Big Ten Down Year? Think again.


By Bryan Mauro

All of the so-called College Basketball experts say the Big Ten is having a down year. They have all said this this weakest and the worst the Big Ten has looked from top to bottom in years. Some have even described it as ‘Hot Garbage’ in terms of play and scheduling.

Seth Greenberg, Seth Davis and Jon Rothstein, I implore you to look at my perspective. The Big Ten is deeper and stronger this year than it has ever been in the past. Per KenPom the Big 10 has 7 schools ranked in the top 50 overall. That is second among major conferences behind the ACC. There are zero easy wins in the league this year, evidenced by the fact that Rutgers has kept most games close and has beaten two teams.

For the last couple of years there was a drastic difference between the teams at the top, the teams in the middle, and the teams bringing up the rear. This year the gap has closed significantly and those bottom tier teams like Penn State, Minnesota, Nebraska and Rutgers are making you earn every single win, competing for all 40 minutes.

The bottom tier teams already have wins over Michigan State, Maryland, Indiana, and Purdue. Maryland has played all of their games within 8 points. The league also seems to be beating up on itself, which is a product of the deeper leagues, and the best leagues.

Wisconsin lost to Purdue, Purdue lost to both Minnesota and Nebraska. Purdue beat Maryland, while Maryland also lost to Nebraska at home. Michigan State has done their fair share of losing as well. They got spanked by Penn State, but then have turned around and spanked Northwestern and Michigan. This has been one of the only years I can remember where the Big Ten seems to be this deep.

The Big Ten also boasts three of the top 10 schedules in the country.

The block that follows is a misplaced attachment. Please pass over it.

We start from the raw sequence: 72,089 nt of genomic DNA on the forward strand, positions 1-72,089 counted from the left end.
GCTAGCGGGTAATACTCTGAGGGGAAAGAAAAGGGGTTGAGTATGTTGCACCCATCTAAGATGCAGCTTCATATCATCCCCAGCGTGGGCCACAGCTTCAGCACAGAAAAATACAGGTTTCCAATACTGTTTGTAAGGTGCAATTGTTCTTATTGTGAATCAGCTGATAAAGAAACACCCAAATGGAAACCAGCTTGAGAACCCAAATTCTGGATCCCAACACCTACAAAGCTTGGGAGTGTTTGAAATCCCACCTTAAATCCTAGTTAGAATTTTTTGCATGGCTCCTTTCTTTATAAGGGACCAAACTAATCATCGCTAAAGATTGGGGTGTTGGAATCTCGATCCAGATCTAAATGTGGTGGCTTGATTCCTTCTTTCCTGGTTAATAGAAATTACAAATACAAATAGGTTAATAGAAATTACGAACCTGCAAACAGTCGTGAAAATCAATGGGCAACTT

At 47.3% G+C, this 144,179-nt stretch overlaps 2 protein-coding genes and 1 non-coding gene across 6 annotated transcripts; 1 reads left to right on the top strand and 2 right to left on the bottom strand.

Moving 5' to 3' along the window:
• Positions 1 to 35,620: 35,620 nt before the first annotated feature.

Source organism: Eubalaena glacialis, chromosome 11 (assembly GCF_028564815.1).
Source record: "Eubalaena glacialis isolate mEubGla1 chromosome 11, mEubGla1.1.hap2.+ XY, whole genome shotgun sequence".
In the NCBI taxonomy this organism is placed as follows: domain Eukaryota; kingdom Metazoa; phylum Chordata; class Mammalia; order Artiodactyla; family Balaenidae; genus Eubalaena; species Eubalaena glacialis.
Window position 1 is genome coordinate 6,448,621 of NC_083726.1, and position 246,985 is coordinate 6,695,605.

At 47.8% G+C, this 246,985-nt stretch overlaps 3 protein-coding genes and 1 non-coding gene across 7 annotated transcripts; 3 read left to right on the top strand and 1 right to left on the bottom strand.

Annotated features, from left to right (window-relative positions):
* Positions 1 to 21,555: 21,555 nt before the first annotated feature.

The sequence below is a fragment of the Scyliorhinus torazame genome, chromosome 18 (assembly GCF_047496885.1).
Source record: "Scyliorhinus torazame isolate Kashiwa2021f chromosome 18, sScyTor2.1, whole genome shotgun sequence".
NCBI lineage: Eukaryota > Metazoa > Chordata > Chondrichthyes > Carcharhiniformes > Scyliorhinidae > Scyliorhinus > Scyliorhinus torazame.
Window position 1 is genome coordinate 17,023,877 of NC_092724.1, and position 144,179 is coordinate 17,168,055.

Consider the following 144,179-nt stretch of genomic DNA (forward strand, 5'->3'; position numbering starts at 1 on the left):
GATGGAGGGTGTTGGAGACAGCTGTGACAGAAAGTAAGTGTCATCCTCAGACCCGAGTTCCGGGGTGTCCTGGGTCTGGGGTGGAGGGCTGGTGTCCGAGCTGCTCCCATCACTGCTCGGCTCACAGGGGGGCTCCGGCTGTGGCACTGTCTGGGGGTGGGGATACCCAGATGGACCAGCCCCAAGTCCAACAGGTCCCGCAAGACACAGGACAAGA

Nebraska tested themselves early and often with the number 3 strength-of-schedule in the country. They played Kansas, UCLA, Dayton, Clemson, and Creighton in the Non-Conference portion of the season. The Huskers were able to beat Dayton and played UCLA to a 2-point game late in the second half, before succumbing to the Bruins.

Minnesota boasts the number 9 SOS in the country. They played Florida State, Arkansas, UT Arlington and Vanderbilt in the non-conference winning all of the games except Florida State.

Illinois comes in with the number 6 Strength of Schedule in the nation. Illinois played VCU, West Virginia, Florida State and NC State. They beat NC State and VCU. The Big Ten already boasts some of the best wins in the nation. Indiana beat both Kansas and North Carolina. Nebraska and Northwestern have beaten Dayton. Purdue has beaten Notre Dame. Michigan has beaten Marquette and SMU. Iowa has beaten Iowa State.

KenPom also shows that the Big Ten has two of the youngest teams in the country. Iowa and Nebraska. Iowa is the youngest team in the country. By having two of the youngest teams in the country you can project, if all of those kids stay at the school they currently play for, they will be one of the most experienced teams in the country in two years. Those teams usually win a lot of games and have learned how to all win together. That will only make the league stronger going forward.

The league this year has many high profile players showing their stuff for NBA scouts each and every night. The likes of Biggie Swanigan, Tai Webster, Peter Jok, Corey Sanders. This league has a player for every team and every style. Maybe the records and the standings in the Big 10 this year reflect that it is in fact the deepest it has ever been, as opposed to it being the worst it has been in years. Its some food for thought, and the finish in this league will for sure be one for the history books.

So while the so called “experts” say this is worst year in quite some time for the Big Ten, I say it may in fact be one of the best.

The Big Ten may not get their usual allotment of tourney teams this year, not because they don’t have better deep teams, but these teams have spent so much time beating up on each other all year, that they just have too many losses.